9. Lack of Nutritious Food Options: The lack of nutritious food options is also a challenge in addressing malnutrition in India. Many people in India rely on staple foods such as rice and wheat, which are not nutrient-dense. The availability of fruits, vegetables, and animal-source foods is limited in many parts of India, leading to inadequate nutrient intake.
  10. Inadequate Food Fortification: Food fortification, the process of adding essential vitamins and minerals to staple foods, can improve nutrient intake and reduce malnutrition. However, food fortification is not widely implemented in India, and where it is implemented, it is often inadequate. This is due to inadequate regulations, limited resources, and inadequate monitoring and evaluation systems.

Way Forward to Tackle Malnutrition in India

  1. Improving access to nutritious food
  • According to the National Family Health Survey-4 (NFHS-4), 2015-16, 38.4% of children under the age of five in India are stunted due to malnutrition.
  • A study conducted by the Indian Council of Medical Research (ICMR) in 2019 found that the average per capita consumption of pulses and vegetables is much lower than the recommended levels for a balanced diet.
  • The National Food Security Act, 2013 aims to provide subsidized food grains to approximately two-thirds of the population, or 800 million people.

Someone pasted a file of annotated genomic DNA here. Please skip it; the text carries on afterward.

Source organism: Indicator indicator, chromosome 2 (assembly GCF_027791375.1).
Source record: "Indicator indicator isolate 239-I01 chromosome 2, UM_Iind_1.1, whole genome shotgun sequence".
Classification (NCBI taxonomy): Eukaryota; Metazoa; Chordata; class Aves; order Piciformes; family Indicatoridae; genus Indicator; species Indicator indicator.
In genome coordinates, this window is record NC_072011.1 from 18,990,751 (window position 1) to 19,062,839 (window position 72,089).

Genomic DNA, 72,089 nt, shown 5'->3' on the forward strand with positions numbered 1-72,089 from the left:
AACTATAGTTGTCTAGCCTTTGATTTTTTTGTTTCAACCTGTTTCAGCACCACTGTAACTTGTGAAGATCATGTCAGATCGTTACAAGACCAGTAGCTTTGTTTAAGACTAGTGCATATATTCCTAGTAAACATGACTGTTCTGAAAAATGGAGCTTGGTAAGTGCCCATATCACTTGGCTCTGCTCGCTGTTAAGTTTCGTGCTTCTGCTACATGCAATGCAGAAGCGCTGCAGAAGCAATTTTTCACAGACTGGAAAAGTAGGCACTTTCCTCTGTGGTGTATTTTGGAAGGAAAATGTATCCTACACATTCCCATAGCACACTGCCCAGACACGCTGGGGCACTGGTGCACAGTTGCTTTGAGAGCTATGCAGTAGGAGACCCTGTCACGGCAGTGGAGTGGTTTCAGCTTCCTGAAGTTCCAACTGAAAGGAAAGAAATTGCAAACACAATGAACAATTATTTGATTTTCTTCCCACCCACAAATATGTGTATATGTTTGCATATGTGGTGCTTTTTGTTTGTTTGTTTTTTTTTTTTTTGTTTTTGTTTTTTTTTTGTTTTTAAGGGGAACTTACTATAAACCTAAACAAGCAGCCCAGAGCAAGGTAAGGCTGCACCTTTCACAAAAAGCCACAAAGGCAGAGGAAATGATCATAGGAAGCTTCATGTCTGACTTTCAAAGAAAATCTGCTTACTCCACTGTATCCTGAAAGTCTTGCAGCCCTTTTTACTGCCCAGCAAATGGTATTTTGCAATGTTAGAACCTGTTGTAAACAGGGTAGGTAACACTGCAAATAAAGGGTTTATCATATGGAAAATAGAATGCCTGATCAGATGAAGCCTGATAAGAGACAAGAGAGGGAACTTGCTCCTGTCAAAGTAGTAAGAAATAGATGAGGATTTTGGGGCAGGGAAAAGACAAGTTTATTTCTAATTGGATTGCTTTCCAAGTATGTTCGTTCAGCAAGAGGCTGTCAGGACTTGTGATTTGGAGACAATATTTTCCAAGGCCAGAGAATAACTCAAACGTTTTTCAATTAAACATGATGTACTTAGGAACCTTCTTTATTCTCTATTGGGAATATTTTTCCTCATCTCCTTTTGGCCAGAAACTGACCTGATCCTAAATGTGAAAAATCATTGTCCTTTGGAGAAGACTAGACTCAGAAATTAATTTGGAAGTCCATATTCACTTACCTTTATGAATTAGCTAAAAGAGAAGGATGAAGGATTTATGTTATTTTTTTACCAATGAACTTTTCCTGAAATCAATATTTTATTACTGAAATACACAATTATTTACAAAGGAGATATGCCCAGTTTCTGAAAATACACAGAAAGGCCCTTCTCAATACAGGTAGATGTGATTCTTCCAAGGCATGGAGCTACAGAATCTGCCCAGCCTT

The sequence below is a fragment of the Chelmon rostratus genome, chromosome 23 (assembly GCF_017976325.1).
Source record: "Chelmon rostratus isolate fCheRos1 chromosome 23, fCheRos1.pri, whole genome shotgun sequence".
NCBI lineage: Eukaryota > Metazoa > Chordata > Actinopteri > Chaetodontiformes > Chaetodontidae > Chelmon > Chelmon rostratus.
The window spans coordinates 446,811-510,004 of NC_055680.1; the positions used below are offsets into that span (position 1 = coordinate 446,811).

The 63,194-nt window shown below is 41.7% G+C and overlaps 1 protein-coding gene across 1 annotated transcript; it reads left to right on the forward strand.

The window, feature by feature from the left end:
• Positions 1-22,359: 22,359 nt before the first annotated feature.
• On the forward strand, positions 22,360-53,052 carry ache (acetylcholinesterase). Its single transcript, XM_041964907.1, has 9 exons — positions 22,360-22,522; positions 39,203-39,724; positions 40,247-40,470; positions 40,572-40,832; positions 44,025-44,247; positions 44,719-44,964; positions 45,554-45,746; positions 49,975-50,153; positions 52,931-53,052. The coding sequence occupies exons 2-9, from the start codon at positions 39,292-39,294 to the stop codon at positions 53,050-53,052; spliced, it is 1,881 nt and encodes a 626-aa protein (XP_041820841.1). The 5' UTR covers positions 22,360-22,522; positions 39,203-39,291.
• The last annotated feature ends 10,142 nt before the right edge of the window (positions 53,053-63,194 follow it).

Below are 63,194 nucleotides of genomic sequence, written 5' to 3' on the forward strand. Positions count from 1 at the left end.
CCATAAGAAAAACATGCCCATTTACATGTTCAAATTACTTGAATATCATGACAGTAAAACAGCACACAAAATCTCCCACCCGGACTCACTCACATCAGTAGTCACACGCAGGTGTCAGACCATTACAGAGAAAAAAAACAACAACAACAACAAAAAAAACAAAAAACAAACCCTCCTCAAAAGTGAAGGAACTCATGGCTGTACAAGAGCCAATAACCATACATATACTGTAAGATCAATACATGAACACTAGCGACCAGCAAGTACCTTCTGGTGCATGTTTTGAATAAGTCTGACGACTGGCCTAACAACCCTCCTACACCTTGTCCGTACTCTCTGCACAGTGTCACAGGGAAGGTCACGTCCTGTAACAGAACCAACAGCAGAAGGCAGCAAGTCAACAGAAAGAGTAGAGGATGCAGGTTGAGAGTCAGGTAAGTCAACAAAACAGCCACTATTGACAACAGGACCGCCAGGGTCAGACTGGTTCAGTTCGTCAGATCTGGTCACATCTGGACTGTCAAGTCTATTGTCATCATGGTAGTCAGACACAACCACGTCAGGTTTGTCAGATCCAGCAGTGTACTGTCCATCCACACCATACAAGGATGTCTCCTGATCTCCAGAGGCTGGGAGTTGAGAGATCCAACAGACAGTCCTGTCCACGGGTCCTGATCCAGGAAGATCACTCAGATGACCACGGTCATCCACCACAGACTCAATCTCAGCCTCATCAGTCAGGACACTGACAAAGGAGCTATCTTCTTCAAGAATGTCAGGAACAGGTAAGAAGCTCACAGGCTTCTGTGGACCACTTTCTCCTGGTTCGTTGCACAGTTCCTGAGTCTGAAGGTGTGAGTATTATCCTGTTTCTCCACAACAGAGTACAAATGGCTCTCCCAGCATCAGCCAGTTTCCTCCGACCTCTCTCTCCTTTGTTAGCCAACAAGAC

1. Education and Awareness
  • A study conducted by the World Food Programme in 2019 found that only 44% of children in India under the age of six are given a diverse diet that includes fruits and vegetables.
  • The mid-day meal scheme, which provides free meals to children in government schools, has been successful in improving school attendance and reducing malnutrition among children.
  1. Addressing underlying causes
  • According to the World Bank, 24% of the population in India lives below the poverty line.
  • Women in India often have lower social status and less access to education and employment opportunities, which can lead to poorer health outcomes for them and their children.
  1. Community participation and empowerment
  • The POSHAN Abhiyaan, launched in 2018, aims to improve the nutritional status of children under the age of six and pregnant and lactating women by promoting community-based approaches to address malnutrition.
  • The Integrated Child Development Services (ICDS) scheme, which was launched in 1975, aims to provide a package of services to improve the health and nutrition of children under the age of six and pregnant and lactating women.
  1. Monitoring and evaluation
  • The NFHS-4 found that the prevalence of stunting among children under the age of five decreased from 48% in 2005-06 to 38.4% in 2015-16.